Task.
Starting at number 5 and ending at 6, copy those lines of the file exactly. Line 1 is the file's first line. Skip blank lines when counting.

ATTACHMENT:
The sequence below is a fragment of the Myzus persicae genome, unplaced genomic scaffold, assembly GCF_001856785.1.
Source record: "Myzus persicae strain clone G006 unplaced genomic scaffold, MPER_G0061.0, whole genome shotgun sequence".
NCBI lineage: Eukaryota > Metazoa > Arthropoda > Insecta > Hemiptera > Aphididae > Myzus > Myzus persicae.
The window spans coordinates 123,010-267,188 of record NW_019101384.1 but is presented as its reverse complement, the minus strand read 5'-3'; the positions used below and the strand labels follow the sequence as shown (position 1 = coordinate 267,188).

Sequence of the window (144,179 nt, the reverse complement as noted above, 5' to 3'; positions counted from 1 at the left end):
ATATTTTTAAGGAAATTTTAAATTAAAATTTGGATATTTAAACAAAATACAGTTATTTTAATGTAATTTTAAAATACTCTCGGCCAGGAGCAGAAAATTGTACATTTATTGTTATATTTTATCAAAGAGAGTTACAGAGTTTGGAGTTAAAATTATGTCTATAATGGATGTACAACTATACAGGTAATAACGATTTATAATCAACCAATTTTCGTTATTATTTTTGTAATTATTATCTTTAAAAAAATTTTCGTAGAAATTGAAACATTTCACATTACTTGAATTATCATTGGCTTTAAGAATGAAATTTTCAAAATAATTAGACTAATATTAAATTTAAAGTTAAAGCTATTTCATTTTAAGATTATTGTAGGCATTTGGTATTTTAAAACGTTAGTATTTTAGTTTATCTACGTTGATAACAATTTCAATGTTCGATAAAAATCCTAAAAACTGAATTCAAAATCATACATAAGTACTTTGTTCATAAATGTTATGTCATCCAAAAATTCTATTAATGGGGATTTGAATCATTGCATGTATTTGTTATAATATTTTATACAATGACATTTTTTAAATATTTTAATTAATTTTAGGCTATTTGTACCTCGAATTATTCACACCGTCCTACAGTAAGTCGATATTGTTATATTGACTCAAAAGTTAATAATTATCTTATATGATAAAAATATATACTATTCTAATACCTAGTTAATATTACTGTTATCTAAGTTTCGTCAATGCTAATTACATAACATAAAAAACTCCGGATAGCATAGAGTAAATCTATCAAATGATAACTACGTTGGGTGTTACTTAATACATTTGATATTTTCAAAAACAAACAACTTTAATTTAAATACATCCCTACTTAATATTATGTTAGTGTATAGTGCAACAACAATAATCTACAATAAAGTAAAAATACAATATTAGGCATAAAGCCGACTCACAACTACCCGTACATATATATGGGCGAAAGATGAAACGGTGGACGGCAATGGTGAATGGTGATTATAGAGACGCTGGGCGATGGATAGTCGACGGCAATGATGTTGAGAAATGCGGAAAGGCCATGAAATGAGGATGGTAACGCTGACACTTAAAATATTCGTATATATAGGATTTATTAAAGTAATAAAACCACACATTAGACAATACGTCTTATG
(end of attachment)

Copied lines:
Sequence of the window (144,179 nt, the reverse complement as noted above, 5' to 3'; positions counted from 1 at the left end):
ATATTTTTAAGGAAATTTTAAATTAAAATTTGGATATTTAAACAAAATACAGTTATTTTAATGTAATTTTAAAATACTCTCGGCCAGGAGCAGAAAATTGTACATTTATTGTTATATTTTATCAAAGAGAGTTACAGAGTTTGGAGTTAAAATTATGTCTATAATGGATGTACAACTATACAGGTAATAACGATTTATAATCAACCAATTTTCGTTATTATTTTTGTAATTATTATCTTTAAAAAAATTTTCGTAGAAATTGAAACATTTCACATTACTTGAATTATCATTGGCTTTAAGAATGAAATTTTCAAAATAATTAGACTAATATTAAATTTAAAGTTAAAGCTATTTCATTTTAAGATTATTGTAGGCATTTGGTATTTTAAAACGTTAGTATTTTAGTTTATCTACGTTGATAACAATTTCAATGTTCGATAAAAATCCTAAAAACTGAATTCAAAATCATACATAAGTACTTTGTTCATAAATGTTATGTCATCCAAAAATTCTATTAATGGGGATTTGAATCATTGCATGTATTTGTTATAATATTTTATACAATGACATTTTTTAAATATTTTAATTAATTTTAGGCTATTTGTACCTCGAATTATTCACACCGTCCTACAGTAAGTCGATATTGTTATATTGACTCAAAAGTTAATAATTATCTTATATGATAAAAATATATACTATTCTAATACCTAGTTAATATTACTGTTATCTAAGTTTCGTCAATGCTAATTACATAACATAAAAAACTCCGGATAGCATAGAGTAAATCTATCAAATGATAACTACGTTGGGTGTTACTTAATACATTTGATATTTTCAAAAACAAACAACTTTAATTTAAATACATCCCTACTTAATATTATGTTAGTGTATAGTGCAACAACAATAATCTACAATAAAGTAAAAATACAATATTAGGCATAAAGCCGACTCACAACTACCCGTACATATATATGGGCGAAAGATGAAACGGTGGACGGCAATGGTGAATGGTGATTATAGAGACGCTGGGCGATGGATAGTCGACGGCAATGATGTTGAGAAATGCGGAAAGGCCATGAAATGAGGATGGTAACGCTGACACTTAAAATATTCGTATATATAGGATTTATTAAAGTAATAAAACCACACATTAGACAATACGTCTTATG